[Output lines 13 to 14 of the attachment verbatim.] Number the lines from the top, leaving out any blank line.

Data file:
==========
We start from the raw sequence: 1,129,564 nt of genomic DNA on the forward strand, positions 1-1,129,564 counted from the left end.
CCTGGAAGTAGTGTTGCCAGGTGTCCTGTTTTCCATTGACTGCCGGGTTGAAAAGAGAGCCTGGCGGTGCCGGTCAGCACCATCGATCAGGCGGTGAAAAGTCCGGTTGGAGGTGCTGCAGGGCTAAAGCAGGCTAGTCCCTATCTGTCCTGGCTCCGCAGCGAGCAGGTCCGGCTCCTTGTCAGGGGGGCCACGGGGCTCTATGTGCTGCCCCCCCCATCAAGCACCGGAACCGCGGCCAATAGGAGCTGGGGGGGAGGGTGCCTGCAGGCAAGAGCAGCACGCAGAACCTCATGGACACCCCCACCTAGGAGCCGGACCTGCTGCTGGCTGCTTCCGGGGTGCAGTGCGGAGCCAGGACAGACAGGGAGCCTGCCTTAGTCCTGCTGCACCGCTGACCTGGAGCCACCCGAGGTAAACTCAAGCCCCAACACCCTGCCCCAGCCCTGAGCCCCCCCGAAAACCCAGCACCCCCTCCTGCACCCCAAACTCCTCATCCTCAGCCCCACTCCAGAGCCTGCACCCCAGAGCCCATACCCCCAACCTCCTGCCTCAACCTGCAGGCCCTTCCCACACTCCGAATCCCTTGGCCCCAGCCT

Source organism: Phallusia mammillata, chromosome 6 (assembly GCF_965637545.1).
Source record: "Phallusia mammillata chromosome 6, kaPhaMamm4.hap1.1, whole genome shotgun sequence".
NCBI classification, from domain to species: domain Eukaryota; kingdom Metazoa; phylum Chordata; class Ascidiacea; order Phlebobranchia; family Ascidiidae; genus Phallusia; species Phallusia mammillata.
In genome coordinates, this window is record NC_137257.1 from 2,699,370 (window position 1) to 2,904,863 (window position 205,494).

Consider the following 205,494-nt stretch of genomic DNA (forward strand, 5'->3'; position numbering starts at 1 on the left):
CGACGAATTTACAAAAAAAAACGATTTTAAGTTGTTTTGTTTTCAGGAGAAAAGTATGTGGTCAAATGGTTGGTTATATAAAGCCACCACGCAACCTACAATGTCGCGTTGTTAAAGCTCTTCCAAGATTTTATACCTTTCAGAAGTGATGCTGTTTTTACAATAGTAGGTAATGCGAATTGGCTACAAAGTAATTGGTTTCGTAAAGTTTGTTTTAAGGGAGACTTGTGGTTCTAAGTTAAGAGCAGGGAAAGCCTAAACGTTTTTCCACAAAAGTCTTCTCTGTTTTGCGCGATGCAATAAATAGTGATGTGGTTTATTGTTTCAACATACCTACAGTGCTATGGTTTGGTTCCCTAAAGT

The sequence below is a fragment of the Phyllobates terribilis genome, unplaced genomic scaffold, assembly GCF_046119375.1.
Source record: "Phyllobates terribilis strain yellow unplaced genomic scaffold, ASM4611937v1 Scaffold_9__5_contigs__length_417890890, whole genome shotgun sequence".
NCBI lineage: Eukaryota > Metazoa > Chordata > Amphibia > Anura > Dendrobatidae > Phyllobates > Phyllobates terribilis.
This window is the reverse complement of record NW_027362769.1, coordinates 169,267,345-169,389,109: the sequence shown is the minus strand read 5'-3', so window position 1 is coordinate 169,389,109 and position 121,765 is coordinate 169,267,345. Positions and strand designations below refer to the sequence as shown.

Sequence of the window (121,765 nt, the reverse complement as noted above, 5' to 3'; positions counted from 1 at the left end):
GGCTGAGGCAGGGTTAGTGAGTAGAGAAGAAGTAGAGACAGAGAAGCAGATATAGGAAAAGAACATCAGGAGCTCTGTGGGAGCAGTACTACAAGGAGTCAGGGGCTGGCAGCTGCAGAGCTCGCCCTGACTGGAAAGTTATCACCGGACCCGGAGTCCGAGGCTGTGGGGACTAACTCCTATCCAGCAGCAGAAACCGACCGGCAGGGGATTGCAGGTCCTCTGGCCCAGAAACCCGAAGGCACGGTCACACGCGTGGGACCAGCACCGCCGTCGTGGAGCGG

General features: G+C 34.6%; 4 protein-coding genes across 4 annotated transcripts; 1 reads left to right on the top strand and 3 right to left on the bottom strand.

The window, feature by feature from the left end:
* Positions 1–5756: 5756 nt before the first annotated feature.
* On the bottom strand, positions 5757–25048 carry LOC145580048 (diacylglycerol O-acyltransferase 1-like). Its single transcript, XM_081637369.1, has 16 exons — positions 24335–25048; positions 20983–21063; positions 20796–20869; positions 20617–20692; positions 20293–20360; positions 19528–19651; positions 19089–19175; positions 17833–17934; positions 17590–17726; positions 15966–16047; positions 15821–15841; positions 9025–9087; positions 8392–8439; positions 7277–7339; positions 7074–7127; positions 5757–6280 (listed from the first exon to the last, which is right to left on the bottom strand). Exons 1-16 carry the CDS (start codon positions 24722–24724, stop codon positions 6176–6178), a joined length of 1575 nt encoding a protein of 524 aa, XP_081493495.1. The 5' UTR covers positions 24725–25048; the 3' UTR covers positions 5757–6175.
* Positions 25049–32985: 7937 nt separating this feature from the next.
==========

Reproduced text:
Sequence of the window (121,765 nt, the reverse complement as noted above, 5' to 3'; positions counted from 1 at the left end):
GGCTGAGGCAGGGTTAGTGAGTAGAGAAGAAGTAGAGACAGAGAAGCAGATATAGGAAAAGAACATCAGGAGCTCTGTGGGAGCAGTACTACAAGGAGTCAGGGGCTGGCAGCTGCAGAGCTCGCCCTGACTGGAAAGTTATCACCGGACCCGGAGTCCGAGGCTGTGGGGACTAACTCCTATCCAGCAGCAGAAACCGACCGGCAGGGGATTGCAGGTCCTCTGGCCCAGAAACCCGAAGGCACGGTCACACGCGTGGGACCAGCACCGCCGTCGTGGAGCGG